I try to never do New Year’s resolutions. Statistically speaking they’re the path to failure. If you are committed to doing something big, you’ll do it now. Also, in December people have a sense that time is running out, so they do things carefully and methodically. In January people have a sense that it’s a new year and there are twelve fresh months and I think that leads to delusional BS about how much we can get done.
Which is why I like looking at what people do in December. Those are the people getting stuff done. They are not waiting. I first noticed this when I was at the bottom of the corporate ladder, and I had to be in the office between Christmas and New Years. I noticed that tons gets done during that time, it’s just not the stuff you’d expect to get done. Like, it’s a great time to take over parts of your boss’s job, since she’s not there, and then you can show everyone how capable you are.
So each year I keep an eye out for what’s going on in December. Here’s what I’ve noticed this year, and once you read these examples, I bet you’ll think of even more reasons to watch people in December for inspiration.
1. Flights to nowhere to gain status.
Do you wonder what Melissa is doing right now? She is traveling to make sure she maintains flight status on American.
If you want to know the long-term impact is of traveling for work, here it is: you can’t stand to lose your flight status. For most people, it’s like a drug: once you feel the benefits you can’t imagine flying without them. You don’t wait in lines, you get rebooked fast, you get upgraded a lot.
My friend Rachel Zemser is a food scientist and she flies all over the place helping startup founders get the right ingredients for their food products. (Little known employment secret: there is huge, unmet demand for food scientists in the US because food companies don’t like advertising that they need to hire them.)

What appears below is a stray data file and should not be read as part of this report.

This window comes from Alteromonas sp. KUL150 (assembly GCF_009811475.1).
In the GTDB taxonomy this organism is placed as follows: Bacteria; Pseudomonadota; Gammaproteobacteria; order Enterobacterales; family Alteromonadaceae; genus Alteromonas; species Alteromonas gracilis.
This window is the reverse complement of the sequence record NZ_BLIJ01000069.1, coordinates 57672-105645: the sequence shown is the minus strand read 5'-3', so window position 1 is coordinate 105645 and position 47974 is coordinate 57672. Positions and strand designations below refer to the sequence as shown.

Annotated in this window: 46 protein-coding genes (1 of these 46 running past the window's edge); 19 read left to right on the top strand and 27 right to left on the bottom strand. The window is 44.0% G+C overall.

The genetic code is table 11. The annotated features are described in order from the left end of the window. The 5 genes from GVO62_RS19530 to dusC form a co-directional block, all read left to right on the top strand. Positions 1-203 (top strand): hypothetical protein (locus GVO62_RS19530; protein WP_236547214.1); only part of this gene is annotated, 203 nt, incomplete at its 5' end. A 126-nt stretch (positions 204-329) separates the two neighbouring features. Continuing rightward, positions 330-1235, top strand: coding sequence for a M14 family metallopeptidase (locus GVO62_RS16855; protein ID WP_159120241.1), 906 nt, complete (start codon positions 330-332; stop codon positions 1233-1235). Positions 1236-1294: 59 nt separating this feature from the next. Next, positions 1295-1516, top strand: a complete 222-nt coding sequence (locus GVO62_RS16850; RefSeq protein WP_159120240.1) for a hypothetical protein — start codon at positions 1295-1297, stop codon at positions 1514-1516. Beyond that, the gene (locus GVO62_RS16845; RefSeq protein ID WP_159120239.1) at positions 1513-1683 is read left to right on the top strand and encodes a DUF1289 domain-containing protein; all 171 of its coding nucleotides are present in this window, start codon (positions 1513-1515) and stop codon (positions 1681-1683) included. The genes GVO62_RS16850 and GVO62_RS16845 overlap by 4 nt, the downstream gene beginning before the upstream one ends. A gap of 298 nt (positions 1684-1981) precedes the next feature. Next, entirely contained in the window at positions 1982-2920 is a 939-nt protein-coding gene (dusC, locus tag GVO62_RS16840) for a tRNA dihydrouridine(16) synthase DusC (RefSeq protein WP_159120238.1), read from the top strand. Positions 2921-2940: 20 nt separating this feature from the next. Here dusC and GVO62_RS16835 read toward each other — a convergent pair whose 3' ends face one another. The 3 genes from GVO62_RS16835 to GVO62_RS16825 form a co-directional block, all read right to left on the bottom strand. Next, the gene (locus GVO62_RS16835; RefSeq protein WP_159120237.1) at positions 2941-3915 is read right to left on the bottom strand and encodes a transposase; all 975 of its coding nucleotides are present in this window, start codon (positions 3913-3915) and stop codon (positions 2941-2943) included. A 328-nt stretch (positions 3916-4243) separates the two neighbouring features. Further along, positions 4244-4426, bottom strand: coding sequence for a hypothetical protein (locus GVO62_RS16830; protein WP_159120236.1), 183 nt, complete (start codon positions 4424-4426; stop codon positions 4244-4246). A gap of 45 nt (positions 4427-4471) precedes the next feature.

What I love about people who take these nutty flights is that they are finishers. So many people get halfway done with something and stop. If you do that it doesn’t matter how close you came. People who take crazy flights to nowhere are people who are good at cost-benefit analysis and they finish what they start.
2. Hiring binges while everyone is at the office party.
The other thing Melissa is doing is running a recruiting business. Did you know that more people are hired in December and January than any other months? Job hunters like to think that December is a dead month because job hunting is hard, and everyone wants to take a break now and then. But really, you should take your break in August. And maybe June. But not December.
You think everyone is dressing up for their new girlfriend’s overly swank office party. But really, everyone’s thinking of getting those last drips from this year’s hiring budget before it gets taken away on January 1.
So right now Melissa is busy with her recruiting business. I think it started because she knows so many people, so it’s easy for her to match them. But also, Melissa has had a million jobs and she is better at getting jobs than keeping jobs, so it makes sense that she would be a professional at helping other people get jobs.